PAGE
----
People often talk about the silver linings of a crisis moment, how in a natural disaster, people come together and care about each other in surprising ways. Well, it does not always turn out that way. If Americans cannot act collectively in a sudden pandemic, there is little chance that we can do so in a far larger, slow-moving existential crisis.

Cities Remain Screwed

[The two economies in America.]

Solutions for climate change require strong cities and sweeping urban investments. And yet, cities are likely to emerge from this election in worse shape. There’s never been a time where urban and rural America are more split along partisan lines, at both micro and macro scales. 

In Minnesota, urban areas are overwhelmingly and almost uniformly Democratic while exurban and rural areas are the opposite. (The exceptions, college towns, prove the rule.) The same is true state-by-state across the country: anywhere with large dominant metro areas is a blue state, with the exception of Texas and Florida, both long-time bastions of right-wing attention and political logic. With the recent election in San Diego, the largest Republican mayors in the country are now located in Indianapolis and Jacksonville. Every other city is a Democratic bastion, and everywhere, the urban-rural divide reigns supreme.

This split has deep roots in globalization and neoliberal economic policy, which is a whole big can of worms. But the result is that rural economies are now almost entirely composed of agriculture, resource extraction, and health care, all of which entail heavy subsidies and/or external costs. Even there, the economic foundations for grievance have been eclipsed by supposedly cultural bullshit and racism, leaving little common ground or overlapping geography.

The split has bleak consequences for the country’s future thanks to anti-urban political structures. (See below.) In order for the United States to make meaningful solutions on our largest problems — most especially racial inequality and climate change — we need large-scale investment in urban infrastructure, like transit, rail, and housing. (This is not to mention necessary social infrastructure like universal public health care and UBI.) None of this will happen on the current political landscape, and policy dreams that would begin to get American cities into the same conversation with the rest of the Global North remain on hold.

What’s worse, the stubborn stalemate in the US Senate means that aid to local governments -- counties, cities, and states -- is unlikely to amount to much. The future is full of budget cuts and further disinvestment in basic infrastructure. For example, consider the fate of the already-underfunded transit systems in Boston, New York, Chicago, Philadelphia, and of course Metro Transit in the Twin Cities. As 2020 proves, undermining cities lies at the core of the Republican playbook. 

Anti-Urban Democracy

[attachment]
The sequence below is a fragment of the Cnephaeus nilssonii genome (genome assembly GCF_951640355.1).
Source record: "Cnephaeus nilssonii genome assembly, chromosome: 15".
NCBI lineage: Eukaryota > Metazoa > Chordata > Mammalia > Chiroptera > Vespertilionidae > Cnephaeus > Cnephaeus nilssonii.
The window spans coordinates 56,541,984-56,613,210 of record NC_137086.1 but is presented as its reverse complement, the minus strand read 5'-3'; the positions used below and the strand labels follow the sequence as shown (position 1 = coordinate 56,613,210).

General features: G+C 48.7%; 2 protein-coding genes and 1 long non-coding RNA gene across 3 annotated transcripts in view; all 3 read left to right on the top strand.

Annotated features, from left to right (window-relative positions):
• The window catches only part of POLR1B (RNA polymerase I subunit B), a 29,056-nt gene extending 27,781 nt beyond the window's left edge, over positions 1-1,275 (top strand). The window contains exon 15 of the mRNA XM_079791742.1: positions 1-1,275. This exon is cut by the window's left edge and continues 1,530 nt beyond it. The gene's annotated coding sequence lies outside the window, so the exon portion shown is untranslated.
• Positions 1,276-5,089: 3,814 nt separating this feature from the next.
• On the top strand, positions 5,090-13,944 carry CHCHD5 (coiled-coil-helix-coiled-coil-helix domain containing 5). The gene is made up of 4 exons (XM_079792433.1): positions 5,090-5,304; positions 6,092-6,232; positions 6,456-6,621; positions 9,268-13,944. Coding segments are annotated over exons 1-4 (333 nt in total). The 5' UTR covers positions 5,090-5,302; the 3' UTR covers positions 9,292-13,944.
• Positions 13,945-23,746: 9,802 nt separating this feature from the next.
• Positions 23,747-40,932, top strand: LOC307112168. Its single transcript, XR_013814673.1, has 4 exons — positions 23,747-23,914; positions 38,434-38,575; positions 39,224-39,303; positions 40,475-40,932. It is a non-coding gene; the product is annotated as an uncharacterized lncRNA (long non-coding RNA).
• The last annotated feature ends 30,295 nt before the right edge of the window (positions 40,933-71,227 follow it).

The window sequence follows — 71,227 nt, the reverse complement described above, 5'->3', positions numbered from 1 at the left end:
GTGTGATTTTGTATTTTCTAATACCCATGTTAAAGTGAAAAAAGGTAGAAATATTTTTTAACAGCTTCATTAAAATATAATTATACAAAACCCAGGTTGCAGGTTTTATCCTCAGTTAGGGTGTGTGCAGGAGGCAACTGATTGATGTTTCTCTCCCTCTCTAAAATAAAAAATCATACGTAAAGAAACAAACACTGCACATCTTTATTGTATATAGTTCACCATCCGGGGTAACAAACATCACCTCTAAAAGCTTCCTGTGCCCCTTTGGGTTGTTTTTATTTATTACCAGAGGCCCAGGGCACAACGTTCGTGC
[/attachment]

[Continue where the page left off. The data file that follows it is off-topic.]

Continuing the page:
[Redistricting only happens once a decade.]
All of this is by design. From the start, this country was proudly founded on an anti-city platform. The mythology of the rural, gentleman-farmer combined with trepidation about density, crowds, and unmediated democracy set the tone for the country, baked into the constitution from the beginning by the radically anti-democratic US Senate and the Electoral College. More modern forms of disenfranchisement like hyper-gerrymandering and voter repression only accentuate this existing pattern. 

Despite large majorities at scales both large and small, left-leaning urban America cannot win a mandate. Racking up larger and large margins in urban areas and urban states will accomplish very little given the geographic calculus of our democracy.

Dreaming on a slate of electoral reforms only reveals our dim prospects. If the country had the national popular vote, got rid of the US Senate, had a congress free from partisan redistricting, and made it easy to vote, there would be healthy majorities in favor of gun control, climate action, police reform, Medicare for All, and dozens of other policies that lay far out of reach today. As a census year, this election offered the best chance to achieve some of those democratic reforms. Instead, it was a down-ballot failure that locked in minority rule for another decade.

In Sum, a Bleak Prospect

This election was ripe for change, and yet accomplished almost nothing. When faced with a life-and-death crisis and a clear abdication of responsibility by Trump, over 70 million voters chose madness, denial, and self-immolation. I don’t see much change or hope coming in the form of President Biden, nor is there much possibility of shifting our media conversations, which remain under control by an ever-more-nihilistic corporate capitalism.

Republicans are going to gerrymander the hell out of the US House, and if Democrats cannot win Senate elections in states like Maine, Montana, or Kansas, there’s little hope for large Congressional action in my lifetime. With packed courts, elections will continue to be strangled by money and voter suppression, and Biden is hardly the kind of president that can use a bully pulpit to great effect.

Meanwhile, millions of workers and most small business owners have been wrenched into making terrible choices. Meanwhile health care workers have sacrificed their health and well being for eight months, and a quarter million Americans have died anyway. 

A high-turnout election during a horrible pandemic should have ensured a mandate for change, both locally and nationally. Instead, Trump gained support and the political picture has gotten worse. Even with a new president, it's hard to see hope for a different future. There are almost no political consequences for fomenting a national plague, and our country has lost generational chance for change. 

As I said, it's bleak.